Gregory Beyrer

Grade Declarations for Primary Source Analysis

Blog Post created by Gregory Beyrer on Oct 27, 2018

Thanks to the inspiration of Laura Gibbs I have decided to try Grade Declarations for my fully online history class in the spring. One of the assignments I am going to use it with is the primary source analysis, which students do several times over the course of the semester. They find a primary source that is from a specific time period, and I have them write a three-paragraph analysis of the source. The paragraphs focus on the source's context, content, and finally an interpretation.

 

I am used to assigning points for each criteria within a rubric:

CriteriaRatingsPts
Writing quality
Is the writing free of grammatical errors, and does it flow smoothly from one paragraph to another?
5.0 pts
Excellent
3.0 pts
Competent
0.0 pts
Poor
5.0 pts
First paragraph (context)
Does the first paragraph contain at least one properly formatted citation from the text that is used to support the description of the document's context?
10.0 pts
Excellent
7.0 pts
Competent
0.0 pts
Poor
10.0 pts
Second paragraph (content)
Does the second paragraph contain at least one properly formatted citation from the document that is used to support the description of its content?
10.0 pts
Excellent
7.0 pts
Competent
0.0 pts
Poor
10.0 pts
Third paragraph (meaning)
Does the third paragraph include properly formatted citations from the text and/or document that effectively support an interpretation of the document's meaning?
20.0 pts
Excellent
15.0 pts
Competent
0.0 pts
Poor
20.0 pts
Works Cited list
Does the analysis include a properly formatted list of works cited that includes the text and the document being analyzed?
5.0 pts
Yes
0.0 pts
No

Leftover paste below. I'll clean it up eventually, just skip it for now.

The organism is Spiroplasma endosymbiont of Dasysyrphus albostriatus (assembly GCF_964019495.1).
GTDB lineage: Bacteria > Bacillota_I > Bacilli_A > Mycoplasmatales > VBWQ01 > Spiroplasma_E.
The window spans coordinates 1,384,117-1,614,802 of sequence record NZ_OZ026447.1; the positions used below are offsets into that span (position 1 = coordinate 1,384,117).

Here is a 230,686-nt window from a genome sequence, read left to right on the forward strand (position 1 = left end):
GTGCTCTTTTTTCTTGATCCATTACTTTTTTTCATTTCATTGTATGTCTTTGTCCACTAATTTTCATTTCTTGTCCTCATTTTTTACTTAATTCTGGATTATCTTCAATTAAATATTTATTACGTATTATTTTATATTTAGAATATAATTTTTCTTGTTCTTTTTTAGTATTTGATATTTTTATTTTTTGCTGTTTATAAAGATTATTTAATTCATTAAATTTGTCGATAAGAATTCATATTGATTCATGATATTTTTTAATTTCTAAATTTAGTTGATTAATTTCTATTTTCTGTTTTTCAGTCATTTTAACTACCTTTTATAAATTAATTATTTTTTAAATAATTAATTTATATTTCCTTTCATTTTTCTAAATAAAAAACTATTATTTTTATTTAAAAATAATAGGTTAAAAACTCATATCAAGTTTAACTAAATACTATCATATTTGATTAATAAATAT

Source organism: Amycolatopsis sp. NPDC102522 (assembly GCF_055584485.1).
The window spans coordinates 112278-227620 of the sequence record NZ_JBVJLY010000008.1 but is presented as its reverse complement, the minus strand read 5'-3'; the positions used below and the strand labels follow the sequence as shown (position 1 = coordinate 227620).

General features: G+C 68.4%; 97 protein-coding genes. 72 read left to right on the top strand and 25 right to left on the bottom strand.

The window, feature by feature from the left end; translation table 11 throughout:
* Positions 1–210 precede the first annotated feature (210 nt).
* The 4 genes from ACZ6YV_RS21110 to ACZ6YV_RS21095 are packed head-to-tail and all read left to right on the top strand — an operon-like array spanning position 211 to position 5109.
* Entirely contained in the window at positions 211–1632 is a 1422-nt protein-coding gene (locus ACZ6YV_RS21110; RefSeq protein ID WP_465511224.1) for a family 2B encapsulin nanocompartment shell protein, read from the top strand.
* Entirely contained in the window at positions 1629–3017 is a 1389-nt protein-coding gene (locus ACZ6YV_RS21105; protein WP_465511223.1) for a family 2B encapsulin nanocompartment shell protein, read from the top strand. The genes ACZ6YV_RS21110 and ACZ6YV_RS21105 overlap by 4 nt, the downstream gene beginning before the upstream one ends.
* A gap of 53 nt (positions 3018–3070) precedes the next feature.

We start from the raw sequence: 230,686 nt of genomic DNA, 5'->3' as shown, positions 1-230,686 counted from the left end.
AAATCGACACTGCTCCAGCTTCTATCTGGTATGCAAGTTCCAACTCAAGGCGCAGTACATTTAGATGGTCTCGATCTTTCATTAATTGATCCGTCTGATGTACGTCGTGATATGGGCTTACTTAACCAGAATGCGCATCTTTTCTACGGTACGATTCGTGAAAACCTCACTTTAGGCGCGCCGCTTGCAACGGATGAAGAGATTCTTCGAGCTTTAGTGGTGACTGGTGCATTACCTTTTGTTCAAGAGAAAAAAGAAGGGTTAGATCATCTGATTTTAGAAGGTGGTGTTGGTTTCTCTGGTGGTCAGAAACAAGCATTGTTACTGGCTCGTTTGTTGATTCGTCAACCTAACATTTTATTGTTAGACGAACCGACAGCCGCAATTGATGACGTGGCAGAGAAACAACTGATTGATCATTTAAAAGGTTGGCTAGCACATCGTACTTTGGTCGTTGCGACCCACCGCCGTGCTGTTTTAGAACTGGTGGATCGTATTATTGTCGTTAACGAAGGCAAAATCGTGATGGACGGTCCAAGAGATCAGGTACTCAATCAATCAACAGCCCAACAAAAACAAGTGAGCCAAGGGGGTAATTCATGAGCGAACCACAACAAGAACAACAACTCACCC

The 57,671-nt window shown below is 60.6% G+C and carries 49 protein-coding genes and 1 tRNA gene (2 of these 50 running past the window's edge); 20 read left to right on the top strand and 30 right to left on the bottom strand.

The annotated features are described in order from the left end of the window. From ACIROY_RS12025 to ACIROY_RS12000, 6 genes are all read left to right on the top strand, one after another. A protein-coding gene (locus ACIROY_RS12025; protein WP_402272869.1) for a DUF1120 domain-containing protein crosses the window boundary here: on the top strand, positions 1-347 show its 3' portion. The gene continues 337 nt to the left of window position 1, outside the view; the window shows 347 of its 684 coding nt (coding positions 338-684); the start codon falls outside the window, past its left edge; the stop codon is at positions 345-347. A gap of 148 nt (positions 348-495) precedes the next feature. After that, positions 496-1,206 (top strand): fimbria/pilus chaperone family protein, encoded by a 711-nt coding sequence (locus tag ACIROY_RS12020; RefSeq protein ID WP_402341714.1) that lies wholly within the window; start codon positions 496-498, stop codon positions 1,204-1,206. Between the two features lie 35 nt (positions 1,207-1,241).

5.0 pts
Total Points: 50.0

 

After seeing a question from Danielle Casey about Student Self-Grading for Variable Credit? and Laura' response, I thought about how I might make a Grade Declaration for each criterion.

 

I created two quizzes. For one I made each criterion a separate question worth the appropriate amount of points. This ended up with a quiz long enough to require a page down before seeing all of the questions:

Quiz preview with multiple questions

 

The second quiz I have with just one question, which is in line with how Laura does Grade Declarations. This one fits much more easily within a single window:

Quiz preview with a single question

 

This will also be a peer-review assignment, so my students will be doing an assignment in addition to taking the Grade Declaration quiz. And they will select from the analyses created by the entire class as part of the capstone assignment. Both the peer review and the within-class repository will make these public, so students will be thinking of their peers as the complete the Grade Declaration assignment.

 

It all boils down to whether it makes a difference for students to do a separate declaration for each criterion or one declaration for all of them. They will separately submit it, provide and read peer feedback, and then read my feedback. It might be enough for there to be a single declaration question instead of several. Since this is new to me, either option will teach me something.

Outcomes